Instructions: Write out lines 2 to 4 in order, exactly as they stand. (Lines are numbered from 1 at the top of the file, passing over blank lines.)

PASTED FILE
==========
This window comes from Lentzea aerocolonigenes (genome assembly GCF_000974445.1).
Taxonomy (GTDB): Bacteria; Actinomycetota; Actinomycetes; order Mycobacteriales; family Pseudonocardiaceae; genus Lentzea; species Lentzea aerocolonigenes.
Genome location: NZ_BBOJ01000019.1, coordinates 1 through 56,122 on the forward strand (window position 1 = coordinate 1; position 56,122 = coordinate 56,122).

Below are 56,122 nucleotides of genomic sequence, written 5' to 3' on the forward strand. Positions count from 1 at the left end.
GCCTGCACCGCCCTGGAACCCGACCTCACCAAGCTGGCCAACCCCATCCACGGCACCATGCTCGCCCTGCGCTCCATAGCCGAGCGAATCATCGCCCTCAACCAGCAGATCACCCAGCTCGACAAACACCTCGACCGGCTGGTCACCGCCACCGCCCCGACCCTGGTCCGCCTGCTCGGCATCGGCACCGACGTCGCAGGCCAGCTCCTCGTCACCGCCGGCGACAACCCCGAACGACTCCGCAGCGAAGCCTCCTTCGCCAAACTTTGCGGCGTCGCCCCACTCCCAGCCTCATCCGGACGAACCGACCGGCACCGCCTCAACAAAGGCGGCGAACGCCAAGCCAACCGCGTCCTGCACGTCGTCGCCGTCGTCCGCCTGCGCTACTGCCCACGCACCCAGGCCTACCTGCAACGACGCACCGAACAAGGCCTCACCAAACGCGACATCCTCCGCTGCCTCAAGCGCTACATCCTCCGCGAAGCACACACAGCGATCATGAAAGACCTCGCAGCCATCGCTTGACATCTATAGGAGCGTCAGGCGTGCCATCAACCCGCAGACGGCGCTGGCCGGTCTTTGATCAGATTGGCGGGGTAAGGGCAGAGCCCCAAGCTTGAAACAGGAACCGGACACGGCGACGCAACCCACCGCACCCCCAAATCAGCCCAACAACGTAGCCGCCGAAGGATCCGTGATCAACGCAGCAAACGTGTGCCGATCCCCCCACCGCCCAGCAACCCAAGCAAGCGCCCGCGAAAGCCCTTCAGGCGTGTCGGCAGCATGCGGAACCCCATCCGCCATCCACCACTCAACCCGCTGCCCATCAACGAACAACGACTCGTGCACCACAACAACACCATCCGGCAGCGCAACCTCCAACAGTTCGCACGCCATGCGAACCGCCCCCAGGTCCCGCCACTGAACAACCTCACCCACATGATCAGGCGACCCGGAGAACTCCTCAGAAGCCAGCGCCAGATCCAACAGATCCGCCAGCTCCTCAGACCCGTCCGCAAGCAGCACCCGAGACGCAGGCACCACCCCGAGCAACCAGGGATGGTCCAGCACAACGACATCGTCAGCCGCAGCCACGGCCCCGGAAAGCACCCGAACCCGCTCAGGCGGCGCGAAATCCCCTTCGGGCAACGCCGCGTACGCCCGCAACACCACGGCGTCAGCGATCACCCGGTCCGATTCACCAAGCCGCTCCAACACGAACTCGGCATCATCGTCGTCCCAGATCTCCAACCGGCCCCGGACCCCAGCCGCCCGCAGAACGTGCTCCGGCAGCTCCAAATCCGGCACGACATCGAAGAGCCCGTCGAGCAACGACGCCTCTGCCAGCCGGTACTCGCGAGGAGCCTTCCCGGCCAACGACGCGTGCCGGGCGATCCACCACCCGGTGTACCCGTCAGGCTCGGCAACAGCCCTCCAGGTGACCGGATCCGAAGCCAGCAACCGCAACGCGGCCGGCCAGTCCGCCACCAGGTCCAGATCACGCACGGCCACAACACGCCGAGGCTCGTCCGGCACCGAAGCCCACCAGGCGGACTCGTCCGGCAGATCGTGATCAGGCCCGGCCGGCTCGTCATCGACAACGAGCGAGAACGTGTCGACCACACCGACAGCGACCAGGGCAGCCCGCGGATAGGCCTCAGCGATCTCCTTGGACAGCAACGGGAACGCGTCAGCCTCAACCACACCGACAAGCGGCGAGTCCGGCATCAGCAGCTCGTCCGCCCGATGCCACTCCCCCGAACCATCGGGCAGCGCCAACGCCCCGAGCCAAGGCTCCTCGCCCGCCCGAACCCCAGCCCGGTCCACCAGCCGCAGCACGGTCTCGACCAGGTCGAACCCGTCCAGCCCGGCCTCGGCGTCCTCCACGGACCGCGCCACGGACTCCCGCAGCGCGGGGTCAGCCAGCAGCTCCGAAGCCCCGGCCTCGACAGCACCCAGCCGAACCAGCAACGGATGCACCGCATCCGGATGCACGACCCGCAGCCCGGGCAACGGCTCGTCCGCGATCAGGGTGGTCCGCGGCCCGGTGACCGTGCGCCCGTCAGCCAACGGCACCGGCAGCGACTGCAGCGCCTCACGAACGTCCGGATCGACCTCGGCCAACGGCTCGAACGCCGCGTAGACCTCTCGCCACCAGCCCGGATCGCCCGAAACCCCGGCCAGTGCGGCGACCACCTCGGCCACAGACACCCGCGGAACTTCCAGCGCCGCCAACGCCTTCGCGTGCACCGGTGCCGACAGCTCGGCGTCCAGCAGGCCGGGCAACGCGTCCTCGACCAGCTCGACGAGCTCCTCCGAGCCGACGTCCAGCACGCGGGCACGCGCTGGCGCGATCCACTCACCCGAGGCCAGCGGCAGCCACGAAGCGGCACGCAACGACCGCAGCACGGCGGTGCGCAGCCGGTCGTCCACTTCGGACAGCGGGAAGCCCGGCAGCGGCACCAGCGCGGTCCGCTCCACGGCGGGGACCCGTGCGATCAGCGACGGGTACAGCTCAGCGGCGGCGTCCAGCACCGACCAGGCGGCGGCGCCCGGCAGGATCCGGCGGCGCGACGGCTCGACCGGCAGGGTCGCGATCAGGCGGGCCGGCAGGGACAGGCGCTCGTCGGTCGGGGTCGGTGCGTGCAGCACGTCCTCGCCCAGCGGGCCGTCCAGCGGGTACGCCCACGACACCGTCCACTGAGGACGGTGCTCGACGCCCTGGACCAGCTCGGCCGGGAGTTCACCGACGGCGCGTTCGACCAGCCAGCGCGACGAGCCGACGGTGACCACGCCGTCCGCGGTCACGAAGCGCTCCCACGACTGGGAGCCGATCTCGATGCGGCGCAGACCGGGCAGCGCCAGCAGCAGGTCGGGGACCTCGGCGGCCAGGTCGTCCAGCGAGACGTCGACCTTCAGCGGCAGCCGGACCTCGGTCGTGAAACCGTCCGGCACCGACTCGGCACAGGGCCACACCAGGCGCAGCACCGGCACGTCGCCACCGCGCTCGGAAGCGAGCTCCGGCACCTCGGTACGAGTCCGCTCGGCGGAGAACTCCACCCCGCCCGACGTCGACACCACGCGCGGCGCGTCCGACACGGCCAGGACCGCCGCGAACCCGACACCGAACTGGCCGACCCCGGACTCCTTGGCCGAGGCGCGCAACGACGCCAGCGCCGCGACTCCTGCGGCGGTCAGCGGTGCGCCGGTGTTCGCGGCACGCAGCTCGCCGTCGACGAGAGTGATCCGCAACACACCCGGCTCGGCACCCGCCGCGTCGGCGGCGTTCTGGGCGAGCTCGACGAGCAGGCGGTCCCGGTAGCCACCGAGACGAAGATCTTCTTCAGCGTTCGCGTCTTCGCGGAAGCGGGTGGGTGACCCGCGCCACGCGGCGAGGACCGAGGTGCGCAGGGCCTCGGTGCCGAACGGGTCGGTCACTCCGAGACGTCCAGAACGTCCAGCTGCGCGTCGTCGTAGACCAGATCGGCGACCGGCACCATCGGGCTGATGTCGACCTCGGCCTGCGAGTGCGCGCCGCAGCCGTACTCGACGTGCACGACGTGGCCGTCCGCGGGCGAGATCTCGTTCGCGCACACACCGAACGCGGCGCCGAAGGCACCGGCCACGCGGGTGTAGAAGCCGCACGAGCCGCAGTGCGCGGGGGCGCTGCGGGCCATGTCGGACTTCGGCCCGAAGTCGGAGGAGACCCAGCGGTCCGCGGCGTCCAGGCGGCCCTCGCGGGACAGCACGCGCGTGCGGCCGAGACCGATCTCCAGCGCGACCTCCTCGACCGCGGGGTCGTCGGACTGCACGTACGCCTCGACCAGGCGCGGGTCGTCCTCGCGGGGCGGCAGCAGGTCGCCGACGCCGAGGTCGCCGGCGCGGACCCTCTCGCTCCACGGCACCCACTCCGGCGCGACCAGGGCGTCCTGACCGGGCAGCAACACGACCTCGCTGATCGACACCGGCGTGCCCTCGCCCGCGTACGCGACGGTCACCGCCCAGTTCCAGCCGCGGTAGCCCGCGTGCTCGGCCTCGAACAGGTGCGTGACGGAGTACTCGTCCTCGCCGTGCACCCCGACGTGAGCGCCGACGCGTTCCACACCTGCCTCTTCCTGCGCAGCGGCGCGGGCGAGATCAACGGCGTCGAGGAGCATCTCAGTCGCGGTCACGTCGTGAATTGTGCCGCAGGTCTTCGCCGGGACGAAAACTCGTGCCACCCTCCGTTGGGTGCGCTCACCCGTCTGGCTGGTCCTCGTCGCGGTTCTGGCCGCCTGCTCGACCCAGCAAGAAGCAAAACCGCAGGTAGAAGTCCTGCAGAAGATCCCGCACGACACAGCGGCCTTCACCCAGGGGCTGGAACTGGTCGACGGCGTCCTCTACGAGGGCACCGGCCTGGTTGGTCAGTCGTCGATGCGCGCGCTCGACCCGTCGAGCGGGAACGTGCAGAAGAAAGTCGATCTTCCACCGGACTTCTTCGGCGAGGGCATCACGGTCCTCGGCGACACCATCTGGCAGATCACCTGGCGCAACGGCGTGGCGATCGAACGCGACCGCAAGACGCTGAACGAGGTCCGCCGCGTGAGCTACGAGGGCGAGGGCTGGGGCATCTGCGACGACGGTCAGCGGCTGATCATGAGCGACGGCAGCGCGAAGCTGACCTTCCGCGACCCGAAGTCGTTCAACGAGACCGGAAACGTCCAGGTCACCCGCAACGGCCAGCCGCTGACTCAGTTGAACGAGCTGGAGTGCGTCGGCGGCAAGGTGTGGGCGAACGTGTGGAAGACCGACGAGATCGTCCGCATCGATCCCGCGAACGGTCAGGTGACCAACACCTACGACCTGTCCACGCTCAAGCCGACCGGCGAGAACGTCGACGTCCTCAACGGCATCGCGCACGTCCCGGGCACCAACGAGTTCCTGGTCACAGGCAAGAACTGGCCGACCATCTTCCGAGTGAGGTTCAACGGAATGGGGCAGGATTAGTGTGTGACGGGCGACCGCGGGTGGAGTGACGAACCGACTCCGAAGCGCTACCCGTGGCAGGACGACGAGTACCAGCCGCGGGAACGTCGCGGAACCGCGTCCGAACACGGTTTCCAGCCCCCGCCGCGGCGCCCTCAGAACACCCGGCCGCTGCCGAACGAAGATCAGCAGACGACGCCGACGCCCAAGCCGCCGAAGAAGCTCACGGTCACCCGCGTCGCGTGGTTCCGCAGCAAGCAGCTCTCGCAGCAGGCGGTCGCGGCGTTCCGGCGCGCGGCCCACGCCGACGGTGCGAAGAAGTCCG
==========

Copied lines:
Taxonomy (GTDB): Bacteria; Actinomycetota; Actinomycetes; order Mycobacteriales; family Pseudonocardiaceae; genus Lentzea; species Lentzea aerocolonigenes.
Genome location: NZ_BBOJ01000019.1, coordinates 1 through 56,122 on the forward strand (window position 1 = coordinate 1; position 56,122 = coordinate 56,122).

Below are 56,122 nucleotides of genomic sequence, written 5' to 3' on the forward strand. Positions count from 1 at the left end.